This is an interview question that I came across, and I'm not sure how to answer it.

There are two ways of phrasing a causal question:

  1. If someone has a high salary, was it because they had a high education level? I'd say this is false because it assumes that education level is the exclusive factor affecting salary - it could've also been due to luck or connections, etc.
  2. If someone has a high education level, will that result in them getting a high salary? This is the question I'm struggling with

Right off the bat, both are definitely correlated. So my thoughts are currently like this:

  1. I know that there are confounding factors present, like a person's intelligence, or persistence level, or luck, and so on
  2. My gut instinct is that the answer to the second causal question should be yes, because I can imagine a causal chain going like this: Intelligence + Persistence + Luck + a bunch of unexplained factors --> High education level. And then high education level + years of experience + job market/industry + luck + a bunch of unexplained factors --> high salary. So I can say that high education level at least partially causes high salary.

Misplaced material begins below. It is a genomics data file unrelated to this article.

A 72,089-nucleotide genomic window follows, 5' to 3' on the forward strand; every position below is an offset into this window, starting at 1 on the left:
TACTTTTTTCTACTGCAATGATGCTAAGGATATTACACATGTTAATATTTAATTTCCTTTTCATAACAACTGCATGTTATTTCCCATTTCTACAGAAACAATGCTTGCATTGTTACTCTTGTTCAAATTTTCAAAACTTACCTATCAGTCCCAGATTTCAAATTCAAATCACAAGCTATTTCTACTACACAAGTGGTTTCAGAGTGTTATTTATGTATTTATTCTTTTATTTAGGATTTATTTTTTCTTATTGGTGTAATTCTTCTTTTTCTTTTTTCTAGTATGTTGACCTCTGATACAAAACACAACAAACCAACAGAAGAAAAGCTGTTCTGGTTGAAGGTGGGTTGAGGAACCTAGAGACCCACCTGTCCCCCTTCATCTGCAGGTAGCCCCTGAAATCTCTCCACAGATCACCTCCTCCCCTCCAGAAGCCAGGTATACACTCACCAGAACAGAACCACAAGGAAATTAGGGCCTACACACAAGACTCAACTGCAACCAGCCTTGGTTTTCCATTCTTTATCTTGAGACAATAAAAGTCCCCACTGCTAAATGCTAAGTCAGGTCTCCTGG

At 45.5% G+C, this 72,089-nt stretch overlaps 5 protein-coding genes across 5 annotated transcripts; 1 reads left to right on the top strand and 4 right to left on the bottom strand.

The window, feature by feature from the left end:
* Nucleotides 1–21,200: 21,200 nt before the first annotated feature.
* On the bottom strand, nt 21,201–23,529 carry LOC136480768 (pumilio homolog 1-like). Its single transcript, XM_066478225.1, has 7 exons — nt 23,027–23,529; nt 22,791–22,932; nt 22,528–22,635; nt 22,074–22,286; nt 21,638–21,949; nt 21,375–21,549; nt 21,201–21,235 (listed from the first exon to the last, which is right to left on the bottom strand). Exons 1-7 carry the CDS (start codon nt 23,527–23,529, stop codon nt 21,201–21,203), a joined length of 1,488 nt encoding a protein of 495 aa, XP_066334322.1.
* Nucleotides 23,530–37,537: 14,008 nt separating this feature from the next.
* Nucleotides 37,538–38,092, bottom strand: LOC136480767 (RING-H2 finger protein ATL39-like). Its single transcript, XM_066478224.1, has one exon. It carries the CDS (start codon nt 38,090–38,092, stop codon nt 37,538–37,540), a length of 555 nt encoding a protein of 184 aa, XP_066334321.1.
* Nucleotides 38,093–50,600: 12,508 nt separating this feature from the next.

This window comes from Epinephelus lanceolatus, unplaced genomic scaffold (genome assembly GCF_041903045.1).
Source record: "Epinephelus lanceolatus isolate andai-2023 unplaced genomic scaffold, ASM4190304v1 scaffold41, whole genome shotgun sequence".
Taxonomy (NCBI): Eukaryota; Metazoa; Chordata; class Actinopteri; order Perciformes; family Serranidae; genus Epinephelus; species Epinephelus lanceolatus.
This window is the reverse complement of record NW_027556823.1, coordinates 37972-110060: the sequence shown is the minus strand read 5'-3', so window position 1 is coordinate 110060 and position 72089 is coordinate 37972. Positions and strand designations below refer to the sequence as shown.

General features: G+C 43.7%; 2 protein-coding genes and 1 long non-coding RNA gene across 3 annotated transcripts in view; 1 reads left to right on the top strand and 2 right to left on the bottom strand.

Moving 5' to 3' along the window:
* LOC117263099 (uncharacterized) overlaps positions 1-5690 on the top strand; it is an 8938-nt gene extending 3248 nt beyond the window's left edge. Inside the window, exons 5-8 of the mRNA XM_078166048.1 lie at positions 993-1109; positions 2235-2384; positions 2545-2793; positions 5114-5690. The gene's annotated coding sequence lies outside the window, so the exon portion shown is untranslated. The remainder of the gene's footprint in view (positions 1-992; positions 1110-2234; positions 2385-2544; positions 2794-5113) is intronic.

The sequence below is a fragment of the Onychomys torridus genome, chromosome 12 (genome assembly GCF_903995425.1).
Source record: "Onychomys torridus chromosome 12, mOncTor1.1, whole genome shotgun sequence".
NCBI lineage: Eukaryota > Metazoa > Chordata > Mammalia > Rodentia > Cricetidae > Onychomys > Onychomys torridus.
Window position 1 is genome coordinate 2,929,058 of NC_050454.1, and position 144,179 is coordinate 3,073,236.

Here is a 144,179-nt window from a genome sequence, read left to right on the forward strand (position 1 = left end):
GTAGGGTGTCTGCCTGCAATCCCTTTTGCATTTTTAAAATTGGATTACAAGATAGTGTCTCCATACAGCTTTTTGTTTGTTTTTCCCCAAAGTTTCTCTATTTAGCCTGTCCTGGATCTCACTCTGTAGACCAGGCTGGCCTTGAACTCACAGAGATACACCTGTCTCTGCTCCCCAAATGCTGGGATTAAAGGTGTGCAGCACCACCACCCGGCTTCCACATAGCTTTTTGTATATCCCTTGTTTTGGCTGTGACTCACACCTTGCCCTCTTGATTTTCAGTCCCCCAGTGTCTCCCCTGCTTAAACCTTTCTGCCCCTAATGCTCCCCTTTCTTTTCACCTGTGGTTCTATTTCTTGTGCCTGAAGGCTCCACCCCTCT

Anything in the above that I've missed or got wrong? Any other considerations I should be accounting for? The way to definitively prove (and measure) a causal link between high education level and salary would probably be to design a randomized control experiment while blocking for factors like industry and years of experiment, but I'm not sure since I'm completely new to causal analysis and design of experiments.


Your Answer

By clicking “Post Your Answer”, you agree to our terms of service, privacy policy and cookie policy

Browse other questions tagged or ask your own question.